Dharavi gets a lot of attention as Asia's largest slum. But against all odds, it's also a thriving hub of small enterprise – an activity that reflects the spirit of Mumbai. Text & Photographs PAUL NORONHA
It may disdainfully be called Asia's largest slum but it continues to attract tourists. Dharavi is, however, much more than all that. It reflects the core of Mumbai with an extraordinary mix of people from across India trying to make a living, though And work conditions here are nothing short of horrendous. Crammed sheds, which double up as homes, open toilets with virtually no garbage disposal facilities pretty much epitomise Dharavi. People live in subhuman conditions but have no way out as it is their ticket for survival in a city which promises everyone a dream of making it big someday.
The recyclers: There are a couple of ‘small factories', spots where plastic is recycled into long circular strips and then attached to handbags. There is another spot where plastic is separated from waste, not the most pleasant of tasks as people have to sink their hands in waste.
The leather trade: The insides of Dharavi reveal sordid realities like the processing of cows' nerves and the inner lining of their stomachs. These are exported in huge quantities to China and are big revenue streams for local businessmen. The work place is not exactly a pretty picture. With the end-product stored for months before being dispatched, the stench here is overwhelming. Business is profitable and workers are paid peanuts. There is a leather tanning unit close by, which exists despite this activity being shifted to another part of the city. Rules are broken in Dharavi but who can pin anyone down when survival is the top priority?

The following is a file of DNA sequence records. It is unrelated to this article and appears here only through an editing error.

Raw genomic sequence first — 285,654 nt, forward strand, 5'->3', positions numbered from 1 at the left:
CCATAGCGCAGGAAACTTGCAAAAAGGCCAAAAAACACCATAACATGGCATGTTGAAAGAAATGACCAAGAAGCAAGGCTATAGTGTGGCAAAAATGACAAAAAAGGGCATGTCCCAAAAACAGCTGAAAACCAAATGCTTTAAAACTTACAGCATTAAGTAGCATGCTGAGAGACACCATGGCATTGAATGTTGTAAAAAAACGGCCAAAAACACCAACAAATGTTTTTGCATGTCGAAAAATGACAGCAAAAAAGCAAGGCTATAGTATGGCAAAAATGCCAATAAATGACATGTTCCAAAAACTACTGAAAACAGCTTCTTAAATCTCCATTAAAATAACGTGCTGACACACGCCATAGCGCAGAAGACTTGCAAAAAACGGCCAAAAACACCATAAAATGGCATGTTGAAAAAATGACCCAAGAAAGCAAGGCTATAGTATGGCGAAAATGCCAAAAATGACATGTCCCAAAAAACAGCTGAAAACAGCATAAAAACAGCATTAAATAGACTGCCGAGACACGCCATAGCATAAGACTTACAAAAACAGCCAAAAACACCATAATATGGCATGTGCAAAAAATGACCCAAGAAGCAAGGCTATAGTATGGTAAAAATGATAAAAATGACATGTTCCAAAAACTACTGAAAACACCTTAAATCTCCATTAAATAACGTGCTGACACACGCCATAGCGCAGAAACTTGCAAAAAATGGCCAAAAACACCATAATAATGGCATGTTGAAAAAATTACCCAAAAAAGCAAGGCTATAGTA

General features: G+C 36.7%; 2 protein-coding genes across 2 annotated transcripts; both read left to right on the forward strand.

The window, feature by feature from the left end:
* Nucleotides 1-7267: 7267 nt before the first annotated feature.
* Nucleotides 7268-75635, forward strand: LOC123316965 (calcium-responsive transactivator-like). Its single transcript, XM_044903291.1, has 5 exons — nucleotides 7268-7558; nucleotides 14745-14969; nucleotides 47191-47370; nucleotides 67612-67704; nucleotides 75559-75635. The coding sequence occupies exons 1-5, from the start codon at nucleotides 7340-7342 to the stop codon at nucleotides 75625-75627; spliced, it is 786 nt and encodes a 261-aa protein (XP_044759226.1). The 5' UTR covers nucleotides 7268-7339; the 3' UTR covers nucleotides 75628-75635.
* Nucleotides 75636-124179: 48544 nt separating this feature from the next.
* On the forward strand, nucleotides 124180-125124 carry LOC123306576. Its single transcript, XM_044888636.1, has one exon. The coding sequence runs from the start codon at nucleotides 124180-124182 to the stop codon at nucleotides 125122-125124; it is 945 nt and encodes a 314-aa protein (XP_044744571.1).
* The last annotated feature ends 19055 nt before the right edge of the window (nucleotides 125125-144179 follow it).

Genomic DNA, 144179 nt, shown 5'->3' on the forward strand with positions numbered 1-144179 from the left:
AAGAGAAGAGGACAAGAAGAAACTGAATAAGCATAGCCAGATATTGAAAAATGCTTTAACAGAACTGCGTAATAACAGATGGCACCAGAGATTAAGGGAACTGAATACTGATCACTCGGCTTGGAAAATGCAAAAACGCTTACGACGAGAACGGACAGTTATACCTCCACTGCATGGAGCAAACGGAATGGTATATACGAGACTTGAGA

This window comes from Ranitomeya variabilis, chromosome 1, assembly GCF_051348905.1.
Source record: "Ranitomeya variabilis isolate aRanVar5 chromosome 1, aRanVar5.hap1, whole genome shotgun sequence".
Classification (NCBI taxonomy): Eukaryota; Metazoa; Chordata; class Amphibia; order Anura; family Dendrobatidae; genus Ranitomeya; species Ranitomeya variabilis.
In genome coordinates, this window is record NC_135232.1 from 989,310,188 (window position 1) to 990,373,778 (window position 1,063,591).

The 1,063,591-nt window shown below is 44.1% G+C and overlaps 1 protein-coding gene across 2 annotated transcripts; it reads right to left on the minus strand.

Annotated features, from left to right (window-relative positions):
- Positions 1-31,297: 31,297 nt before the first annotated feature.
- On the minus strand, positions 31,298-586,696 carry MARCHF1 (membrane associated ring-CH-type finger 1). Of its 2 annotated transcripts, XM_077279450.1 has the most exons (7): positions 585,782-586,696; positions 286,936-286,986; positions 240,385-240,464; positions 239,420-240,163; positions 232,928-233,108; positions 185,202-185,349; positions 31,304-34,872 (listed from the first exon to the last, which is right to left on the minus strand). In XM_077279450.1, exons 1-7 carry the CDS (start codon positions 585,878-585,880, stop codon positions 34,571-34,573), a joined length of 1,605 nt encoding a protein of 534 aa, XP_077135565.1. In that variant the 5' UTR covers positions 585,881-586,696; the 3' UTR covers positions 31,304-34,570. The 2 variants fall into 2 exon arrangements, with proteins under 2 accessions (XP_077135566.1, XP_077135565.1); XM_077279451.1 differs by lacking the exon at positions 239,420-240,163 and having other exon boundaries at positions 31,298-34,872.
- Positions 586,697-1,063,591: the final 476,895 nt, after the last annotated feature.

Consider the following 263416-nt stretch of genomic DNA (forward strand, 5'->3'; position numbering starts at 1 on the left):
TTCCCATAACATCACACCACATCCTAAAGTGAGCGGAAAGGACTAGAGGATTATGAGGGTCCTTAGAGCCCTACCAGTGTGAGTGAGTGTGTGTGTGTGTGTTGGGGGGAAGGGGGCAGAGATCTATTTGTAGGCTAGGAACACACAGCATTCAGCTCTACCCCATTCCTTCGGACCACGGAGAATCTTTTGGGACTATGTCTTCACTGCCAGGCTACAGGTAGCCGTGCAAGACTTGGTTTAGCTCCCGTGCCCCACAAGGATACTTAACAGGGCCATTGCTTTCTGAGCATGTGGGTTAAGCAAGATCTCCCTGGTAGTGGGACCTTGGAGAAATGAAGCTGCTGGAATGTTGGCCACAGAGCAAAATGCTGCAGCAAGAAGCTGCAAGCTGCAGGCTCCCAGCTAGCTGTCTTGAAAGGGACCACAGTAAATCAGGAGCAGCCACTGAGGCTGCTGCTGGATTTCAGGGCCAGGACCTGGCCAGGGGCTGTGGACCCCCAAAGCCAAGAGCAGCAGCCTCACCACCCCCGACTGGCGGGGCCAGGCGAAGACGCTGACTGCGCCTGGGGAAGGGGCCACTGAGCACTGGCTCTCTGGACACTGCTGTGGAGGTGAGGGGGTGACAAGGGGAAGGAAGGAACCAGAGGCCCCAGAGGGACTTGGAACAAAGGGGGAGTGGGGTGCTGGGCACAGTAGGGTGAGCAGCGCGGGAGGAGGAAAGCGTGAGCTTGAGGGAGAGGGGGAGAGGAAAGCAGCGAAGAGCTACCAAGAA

The foundries: The iron and steel foundries of Dharavi are like living gas chambers. Workers end up inhaling carbon and sulphur dioxide day in and day out. They are cramped in small rooms with very little ventilation. Their skins turn dark from working here but they face more serious problems in the form of lung and kidney disorders.
The snack factories: Anil, 18 years old, is from Uttar Pradesh and has been working here for six years. The only option back home is farming, which does not assure a regular income. Sometimes, he spends entire day frying Moong Dal in a pan of hot oil. The ladle is heavy and almost impossible to handle, thanks to the heat.